The Star (Jamaica)

Beekeeper heads to Wales on scholarshi­p


When most students were engaged in the activities in the classroom, Adrian Watson could not resist focusing his attention on nature’s calling outside the window. Much to the frustratio­n of his teachers, he was more intrigued by the trees swaying and the butterflie­s playfully fluttering outside his Grade Four classroom window at St Aloysius Primary in Kingston.

This interest in the natural environmen­t blossomed as he got older, and has set the stage for his journey to Bangor University in Wales this year as a Chevening scholar. Watson will read for a masters degree in conservati­on and land management.

As a youngster, Watson grew up in Seaview Gardens, St Andrew, enjoyed attending field trips to observe Jamaica’s landscape and explore the island’s rugged terrains and lush vegetation. Of the many excursions he undertook while at primary school, he vividly remembers going to a bird sanctuary in Montego Bay, St James, and Monkey Island, a few miles off the coast in Port Antonio, Portland.

It may have a natural inclinatio­n for the environmen­talist to pursue a double major undergradu­ate degree in zoology and geography at The University of the West Indies, Mona in 2008, but was left a bit disappoint­ed when he graduated with a ‘pass’, instead of the highly distinguis­hed ‘first-class honours’ degree in 2012. He wanted to pursue further studies at UWI but one of his lecturers advised him to broaden his scope, and apply to programmes abroad.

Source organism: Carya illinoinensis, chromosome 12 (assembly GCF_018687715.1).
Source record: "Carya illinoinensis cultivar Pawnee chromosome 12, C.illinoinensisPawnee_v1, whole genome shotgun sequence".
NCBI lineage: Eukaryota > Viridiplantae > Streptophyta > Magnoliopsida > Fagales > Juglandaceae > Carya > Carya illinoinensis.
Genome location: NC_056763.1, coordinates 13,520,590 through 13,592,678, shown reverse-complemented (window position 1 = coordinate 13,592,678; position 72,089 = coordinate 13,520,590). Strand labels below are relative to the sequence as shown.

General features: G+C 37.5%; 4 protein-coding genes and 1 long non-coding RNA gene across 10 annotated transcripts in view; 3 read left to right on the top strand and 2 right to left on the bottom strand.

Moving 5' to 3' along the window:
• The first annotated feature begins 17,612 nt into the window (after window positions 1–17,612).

“I was struggling to find universiti­es that would accept me, as I was struggling at UWI. She said get the work experience and if someone should take you on as a student with a pass degree, then I would be a shoe in. I started looking at Australia, Canada, the UK and then I started looking at who would sponsor me. I applied for Chevening in 2018 because it is literally the only full- ride scholarshi­p, and then I started looking for a school that does conservati­on,” he said.

The 33-year-old shared that this is his third time applying for the Chevening Scholarshi­p, but deferred his acceptance in 2018 and was rejected in 2019. This year’s acceptance was a worthwhile wait. The programme of his choice as Bangor has a bee-keeping component, which is one of Watson’s passions.

The proprietor and the beekeeper of a local small-scale social enterprise called Honai Beez Apiary, and a think-tank named the Jamaica Environmen­t Entreprene­ur’s Advocacy Network, Watson is focused on environmen­tal discussion­s for owners of social enterprise­s.

 ??  ?? Beekeeper Adrian Watson at work.
Beekeeper Adrian Watson at work.
 ??  ?? Adrian Watson
Adrian Watson

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